Pheochromocytoma leading to Takotsubo and Ogilvie syndrome, a pathophysiological triad.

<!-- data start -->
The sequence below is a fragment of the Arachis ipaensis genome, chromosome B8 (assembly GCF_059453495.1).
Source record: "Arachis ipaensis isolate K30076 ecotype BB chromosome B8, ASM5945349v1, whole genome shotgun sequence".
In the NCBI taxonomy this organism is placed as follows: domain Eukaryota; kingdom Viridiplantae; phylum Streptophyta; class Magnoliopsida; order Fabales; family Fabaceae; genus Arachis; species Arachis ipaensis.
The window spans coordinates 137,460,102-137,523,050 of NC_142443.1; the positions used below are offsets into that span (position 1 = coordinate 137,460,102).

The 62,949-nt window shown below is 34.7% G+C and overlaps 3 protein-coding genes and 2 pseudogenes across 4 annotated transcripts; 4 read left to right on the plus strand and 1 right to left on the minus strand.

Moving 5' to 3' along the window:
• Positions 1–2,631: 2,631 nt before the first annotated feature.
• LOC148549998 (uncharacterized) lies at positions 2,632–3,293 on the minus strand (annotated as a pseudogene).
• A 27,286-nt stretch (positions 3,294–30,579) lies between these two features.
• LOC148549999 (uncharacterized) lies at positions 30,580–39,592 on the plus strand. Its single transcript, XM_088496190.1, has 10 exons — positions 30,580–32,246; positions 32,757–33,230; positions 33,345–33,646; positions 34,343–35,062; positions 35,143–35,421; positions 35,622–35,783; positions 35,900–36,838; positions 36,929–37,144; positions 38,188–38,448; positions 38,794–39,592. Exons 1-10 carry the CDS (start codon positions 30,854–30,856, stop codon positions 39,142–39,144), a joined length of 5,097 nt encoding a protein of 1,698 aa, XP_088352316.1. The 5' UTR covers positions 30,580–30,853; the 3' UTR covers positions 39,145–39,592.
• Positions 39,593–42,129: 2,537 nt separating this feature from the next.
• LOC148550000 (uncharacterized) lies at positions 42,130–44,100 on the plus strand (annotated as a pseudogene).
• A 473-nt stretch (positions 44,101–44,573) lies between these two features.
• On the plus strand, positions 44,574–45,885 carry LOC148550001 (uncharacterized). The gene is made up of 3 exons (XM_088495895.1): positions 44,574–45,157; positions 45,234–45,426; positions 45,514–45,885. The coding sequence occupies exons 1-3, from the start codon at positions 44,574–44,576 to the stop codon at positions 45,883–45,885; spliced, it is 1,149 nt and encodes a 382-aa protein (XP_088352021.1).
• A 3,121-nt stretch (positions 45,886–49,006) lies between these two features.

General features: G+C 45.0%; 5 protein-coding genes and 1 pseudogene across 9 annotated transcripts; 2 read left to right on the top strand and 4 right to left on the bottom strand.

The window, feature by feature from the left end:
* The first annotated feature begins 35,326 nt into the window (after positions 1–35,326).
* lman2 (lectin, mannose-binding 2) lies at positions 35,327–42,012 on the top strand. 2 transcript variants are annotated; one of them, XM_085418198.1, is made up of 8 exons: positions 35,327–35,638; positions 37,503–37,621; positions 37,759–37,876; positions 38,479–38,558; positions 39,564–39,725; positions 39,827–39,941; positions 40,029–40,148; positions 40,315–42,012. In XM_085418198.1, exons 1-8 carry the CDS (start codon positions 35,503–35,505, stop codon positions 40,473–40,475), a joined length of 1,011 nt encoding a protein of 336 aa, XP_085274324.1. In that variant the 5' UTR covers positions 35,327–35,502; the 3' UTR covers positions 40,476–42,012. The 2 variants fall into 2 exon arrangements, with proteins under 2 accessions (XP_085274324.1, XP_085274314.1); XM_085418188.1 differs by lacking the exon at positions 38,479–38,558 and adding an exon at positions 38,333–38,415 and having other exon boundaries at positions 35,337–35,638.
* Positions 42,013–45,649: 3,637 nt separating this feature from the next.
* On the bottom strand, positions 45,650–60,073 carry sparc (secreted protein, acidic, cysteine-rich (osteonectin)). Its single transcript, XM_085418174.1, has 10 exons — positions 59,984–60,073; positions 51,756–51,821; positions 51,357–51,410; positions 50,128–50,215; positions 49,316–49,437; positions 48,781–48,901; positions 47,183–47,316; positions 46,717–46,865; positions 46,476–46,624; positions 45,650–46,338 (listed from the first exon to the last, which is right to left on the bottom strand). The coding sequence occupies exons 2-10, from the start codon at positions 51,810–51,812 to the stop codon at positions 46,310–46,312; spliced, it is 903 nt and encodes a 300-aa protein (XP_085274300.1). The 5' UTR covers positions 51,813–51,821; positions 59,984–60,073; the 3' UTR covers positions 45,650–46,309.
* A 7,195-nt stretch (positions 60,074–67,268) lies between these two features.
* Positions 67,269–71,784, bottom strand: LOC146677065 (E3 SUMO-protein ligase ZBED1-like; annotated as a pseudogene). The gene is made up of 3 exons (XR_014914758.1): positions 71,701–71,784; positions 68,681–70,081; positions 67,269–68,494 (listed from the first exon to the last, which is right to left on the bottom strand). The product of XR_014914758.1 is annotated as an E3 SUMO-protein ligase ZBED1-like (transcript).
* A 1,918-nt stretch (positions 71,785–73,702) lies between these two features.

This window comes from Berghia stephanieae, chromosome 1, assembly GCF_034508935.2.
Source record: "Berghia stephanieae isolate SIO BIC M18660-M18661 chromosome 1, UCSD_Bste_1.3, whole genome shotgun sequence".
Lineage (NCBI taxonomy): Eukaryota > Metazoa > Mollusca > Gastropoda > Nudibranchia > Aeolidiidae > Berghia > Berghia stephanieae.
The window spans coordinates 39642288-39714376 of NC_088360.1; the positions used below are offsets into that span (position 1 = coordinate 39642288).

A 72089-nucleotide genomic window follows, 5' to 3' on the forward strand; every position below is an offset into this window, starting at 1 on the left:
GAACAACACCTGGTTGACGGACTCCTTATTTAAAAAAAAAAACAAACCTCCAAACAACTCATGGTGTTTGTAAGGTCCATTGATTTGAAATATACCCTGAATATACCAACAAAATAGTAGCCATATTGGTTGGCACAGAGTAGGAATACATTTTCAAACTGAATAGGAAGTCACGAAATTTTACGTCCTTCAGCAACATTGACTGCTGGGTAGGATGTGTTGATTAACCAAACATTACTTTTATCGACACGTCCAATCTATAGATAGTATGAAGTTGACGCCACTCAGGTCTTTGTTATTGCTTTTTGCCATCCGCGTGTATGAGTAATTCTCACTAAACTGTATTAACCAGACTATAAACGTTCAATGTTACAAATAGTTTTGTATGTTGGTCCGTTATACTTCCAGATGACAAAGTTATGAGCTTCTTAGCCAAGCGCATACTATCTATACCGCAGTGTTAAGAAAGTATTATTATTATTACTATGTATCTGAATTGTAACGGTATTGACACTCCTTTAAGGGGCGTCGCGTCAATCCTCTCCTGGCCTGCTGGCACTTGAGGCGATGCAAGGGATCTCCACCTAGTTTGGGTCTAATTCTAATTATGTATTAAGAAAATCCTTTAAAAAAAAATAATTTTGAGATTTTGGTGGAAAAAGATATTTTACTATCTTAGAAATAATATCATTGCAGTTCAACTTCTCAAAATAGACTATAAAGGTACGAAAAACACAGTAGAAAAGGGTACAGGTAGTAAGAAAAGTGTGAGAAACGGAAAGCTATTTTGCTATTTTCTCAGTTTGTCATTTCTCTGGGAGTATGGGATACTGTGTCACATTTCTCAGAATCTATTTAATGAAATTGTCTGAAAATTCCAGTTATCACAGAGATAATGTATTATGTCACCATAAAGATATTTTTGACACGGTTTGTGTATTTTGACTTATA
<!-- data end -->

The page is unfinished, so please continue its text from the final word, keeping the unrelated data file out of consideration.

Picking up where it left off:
Takotsubo syndrome (TTS) is a transient left ventricle dysfunction usually caused by a stressful trigger (emotional or physical). We report the case of a 77 year-old female patient who presented with TTS caused by a pheochromocytoma, a catecholamine-producing neuroendocrine tumour. Diagnosis was facilitated by acute kidney injury prompting renal ultrasound, recurrence of TTS and symptoms of episodic palpitations, profuse sweating and labile blood pressure. Furthermore, during her hospitalisation the patient also developed an Ogilvie syndrome, an acute colonic pseudo-obstruction, due to the catecholamine-excess. Treatment consisted of betablocker and angiotensin-converting enzyme inhibitor for TTS, neostigmine for Ogilvie syndrome, in combination with alpha-blocker and surgical removal of the tumour after recuperation of left ventricular function and colonic pseudo-obstruction. To our knowledge, this is the first case report of the pathophysiological triad of pheochromocytoma leading to Takotsubo and Ogilvie syndrome in a single patient.
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